What if Popovich allowed Ginobili to play on Sunday? What if Manu was too tentative to drive the lane and settled for ill-advised three-pointers? What if Manu’s elbow didn’t get the extra three days of rest and rehabilitation? What if Manu was unable to play at the level the Spurs need him to be at? What if a Tony Allen swipe or bump re-aggravated the elbow strain? What if the Spurs lost Manu for the rest of the series?

Manu Ginobili is no longer the same "El Contusion" so once lovingly titled by former Spur, Brent Barry. Ginobili turns 34 this July and, by post-season’s end, will cap off his 16th season as a professional basketball player. Factor in all of the minutes put in with the Argentine national team and you have one worn out odometer. Make no mistake, Manu can still whirl and clash with the best of them but his body is no longer capable of absorbing and recovering from all the impact. If Manu’s body was able to keep up with his passion and heart, Tim Duncan would be counting rings on his second hand by now. How much of an impact does 72+ hours of additional rehab and recovery make? Possibly none but also possibly enough to be the difference between a nagging injury and positive recovery. These are professional athletes performing extraordinary talents with human bodies. They are not machines and they are not you or me rolling an ankle at the local gym’s court. Pop’s decision to sit Ginobili was a calculated risk. Pop knows more than anybody else that the Spurs playoffs hopes live and die with the big three. If decreasing the probability of re-injury meant increasing the risk of dropping a game in a series of seven, so be it. Coach Pop would much rather have a 75% Ginobili for six games than a 50% Ginobili for seven.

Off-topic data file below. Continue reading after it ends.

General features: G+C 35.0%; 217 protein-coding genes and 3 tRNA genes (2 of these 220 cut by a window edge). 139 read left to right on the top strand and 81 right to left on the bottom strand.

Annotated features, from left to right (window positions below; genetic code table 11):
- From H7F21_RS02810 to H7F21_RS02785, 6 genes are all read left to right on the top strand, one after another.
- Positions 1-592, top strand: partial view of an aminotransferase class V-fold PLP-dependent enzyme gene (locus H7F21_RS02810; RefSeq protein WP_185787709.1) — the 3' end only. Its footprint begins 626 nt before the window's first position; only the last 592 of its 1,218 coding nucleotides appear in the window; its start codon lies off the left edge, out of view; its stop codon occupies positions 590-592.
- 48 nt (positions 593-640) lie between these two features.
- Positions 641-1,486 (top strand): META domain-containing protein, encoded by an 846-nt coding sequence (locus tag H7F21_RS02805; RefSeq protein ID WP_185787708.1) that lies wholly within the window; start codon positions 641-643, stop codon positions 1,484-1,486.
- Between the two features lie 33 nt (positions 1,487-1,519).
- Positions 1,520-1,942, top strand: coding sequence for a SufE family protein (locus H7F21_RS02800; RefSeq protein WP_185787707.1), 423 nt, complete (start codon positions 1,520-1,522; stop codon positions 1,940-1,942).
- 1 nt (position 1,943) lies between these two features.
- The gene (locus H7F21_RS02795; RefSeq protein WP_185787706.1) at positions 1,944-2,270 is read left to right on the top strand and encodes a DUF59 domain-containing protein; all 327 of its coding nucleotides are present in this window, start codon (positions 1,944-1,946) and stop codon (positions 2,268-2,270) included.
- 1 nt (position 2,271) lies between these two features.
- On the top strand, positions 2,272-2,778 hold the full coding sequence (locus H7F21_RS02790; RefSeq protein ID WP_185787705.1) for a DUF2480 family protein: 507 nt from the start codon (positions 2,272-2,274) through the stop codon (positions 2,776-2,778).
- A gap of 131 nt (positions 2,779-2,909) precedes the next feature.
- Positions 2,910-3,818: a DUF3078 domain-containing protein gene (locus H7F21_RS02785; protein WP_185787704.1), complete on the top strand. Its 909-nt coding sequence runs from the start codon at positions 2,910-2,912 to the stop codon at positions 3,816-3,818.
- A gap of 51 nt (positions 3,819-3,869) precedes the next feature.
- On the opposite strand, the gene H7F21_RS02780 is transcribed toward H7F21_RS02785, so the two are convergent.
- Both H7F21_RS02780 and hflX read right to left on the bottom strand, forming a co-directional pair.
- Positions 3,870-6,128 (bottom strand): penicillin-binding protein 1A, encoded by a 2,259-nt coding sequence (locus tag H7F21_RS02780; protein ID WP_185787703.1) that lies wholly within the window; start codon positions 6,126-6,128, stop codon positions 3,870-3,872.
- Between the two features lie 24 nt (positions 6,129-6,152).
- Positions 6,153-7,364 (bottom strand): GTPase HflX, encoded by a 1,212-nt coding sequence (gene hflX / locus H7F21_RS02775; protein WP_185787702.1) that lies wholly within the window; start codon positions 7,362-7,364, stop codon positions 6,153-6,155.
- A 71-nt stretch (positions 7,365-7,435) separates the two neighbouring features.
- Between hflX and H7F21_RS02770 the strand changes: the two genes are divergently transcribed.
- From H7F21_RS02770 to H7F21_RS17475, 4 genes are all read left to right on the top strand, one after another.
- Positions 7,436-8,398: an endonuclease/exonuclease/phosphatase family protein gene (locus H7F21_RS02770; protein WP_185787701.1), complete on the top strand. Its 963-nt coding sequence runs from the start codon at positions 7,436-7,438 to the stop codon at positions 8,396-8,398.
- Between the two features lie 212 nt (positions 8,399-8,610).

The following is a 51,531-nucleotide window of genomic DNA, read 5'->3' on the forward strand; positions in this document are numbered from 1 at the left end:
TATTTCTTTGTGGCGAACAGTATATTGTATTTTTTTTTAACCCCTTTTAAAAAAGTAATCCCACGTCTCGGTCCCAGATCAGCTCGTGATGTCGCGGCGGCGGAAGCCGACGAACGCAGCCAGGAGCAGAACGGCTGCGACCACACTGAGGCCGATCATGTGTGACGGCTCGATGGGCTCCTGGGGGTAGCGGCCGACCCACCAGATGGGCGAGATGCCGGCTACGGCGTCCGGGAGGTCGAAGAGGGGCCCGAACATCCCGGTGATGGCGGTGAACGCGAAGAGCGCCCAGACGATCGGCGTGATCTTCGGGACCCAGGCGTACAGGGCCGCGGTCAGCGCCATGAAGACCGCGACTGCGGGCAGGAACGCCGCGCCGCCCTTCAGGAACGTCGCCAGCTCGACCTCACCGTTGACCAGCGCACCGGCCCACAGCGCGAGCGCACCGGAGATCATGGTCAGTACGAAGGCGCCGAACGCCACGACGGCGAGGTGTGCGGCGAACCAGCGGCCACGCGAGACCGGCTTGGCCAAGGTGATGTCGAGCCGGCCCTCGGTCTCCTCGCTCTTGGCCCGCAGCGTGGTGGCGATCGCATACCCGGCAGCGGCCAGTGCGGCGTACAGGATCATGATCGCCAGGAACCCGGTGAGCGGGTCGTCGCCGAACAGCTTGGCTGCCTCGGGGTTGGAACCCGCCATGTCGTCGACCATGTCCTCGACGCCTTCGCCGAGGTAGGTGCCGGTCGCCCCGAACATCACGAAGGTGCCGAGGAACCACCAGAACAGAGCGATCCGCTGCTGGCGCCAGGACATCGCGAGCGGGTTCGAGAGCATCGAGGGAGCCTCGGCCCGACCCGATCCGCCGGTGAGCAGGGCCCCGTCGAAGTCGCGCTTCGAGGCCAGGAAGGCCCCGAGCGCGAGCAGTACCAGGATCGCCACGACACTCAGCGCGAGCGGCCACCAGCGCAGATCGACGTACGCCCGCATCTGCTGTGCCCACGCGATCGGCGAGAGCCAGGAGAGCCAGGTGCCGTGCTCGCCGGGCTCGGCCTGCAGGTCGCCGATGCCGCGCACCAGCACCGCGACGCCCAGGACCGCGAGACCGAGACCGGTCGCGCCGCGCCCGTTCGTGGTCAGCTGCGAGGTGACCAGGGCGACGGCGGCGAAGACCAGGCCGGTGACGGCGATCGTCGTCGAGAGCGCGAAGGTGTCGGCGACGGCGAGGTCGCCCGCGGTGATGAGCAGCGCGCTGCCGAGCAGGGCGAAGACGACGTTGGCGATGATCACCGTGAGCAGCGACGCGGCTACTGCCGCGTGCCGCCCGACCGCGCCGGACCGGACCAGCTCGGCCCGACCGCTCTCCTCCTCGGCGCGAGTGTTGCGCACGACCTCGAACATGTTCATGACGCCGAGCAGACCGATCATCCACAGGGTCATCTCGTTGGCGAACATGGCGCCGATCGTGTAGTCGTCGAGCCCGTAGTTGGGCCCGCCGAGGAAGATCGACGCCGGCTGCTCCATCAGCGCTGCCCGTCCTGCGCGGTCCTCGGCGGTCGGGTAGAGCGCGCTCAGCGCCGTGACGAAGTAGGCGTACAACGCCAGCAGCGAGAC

Even if Manu had played game one against Memphis, how effective would he have been and for how long? Would he have returned to running through walls like the Manu of old or would he have started jacking up the ill-advised three-pointers that have periodically plagued the Spurs offense this year? Keep in mind that Manu has put up 441 shots from deep, 91 more than last season and 52 more than his previous high in 2007-2008. A small sign that Manu’s game is moving away from the gauntlet runs in the paint. And for a player who relies so heavily on his production from the outside, a weak and aching support arm can be detrimental to his shooting mechanics. Yes, Manu is left handed but he doesn’t shoot the ball one-handed. And even though "Manu goes left," his ability to finish on both sides of the basket has been weakened with the strained right elbow. So the questions keep rolling. Would Manu be as physical on defense as usual? Would he have been willing to reach for the ball or purposely foul a shooter? Would Manu dive for loose balls or throw his arms up to draw a foul? If you say yes, does that not drastically increase the chances of re-injury?



An abundance of questions with hardly any answers. The clearest answer belongs to the theme of this post. What if? What if Manu had played?

The answer?

There is none. We will never know. The dice have been rolled and the risks taken. Coach Popovich and the San Antonio Spurs have roughly two weeks to see if their gamble pays off. The Spurs are moving forward and so should we. The question of the week is "What do the Spurs need to do, as a team, to win?" However, I have a hunch that too will be overshadowed by the next "What if?"

What if Manu doesn't play on Wednesday?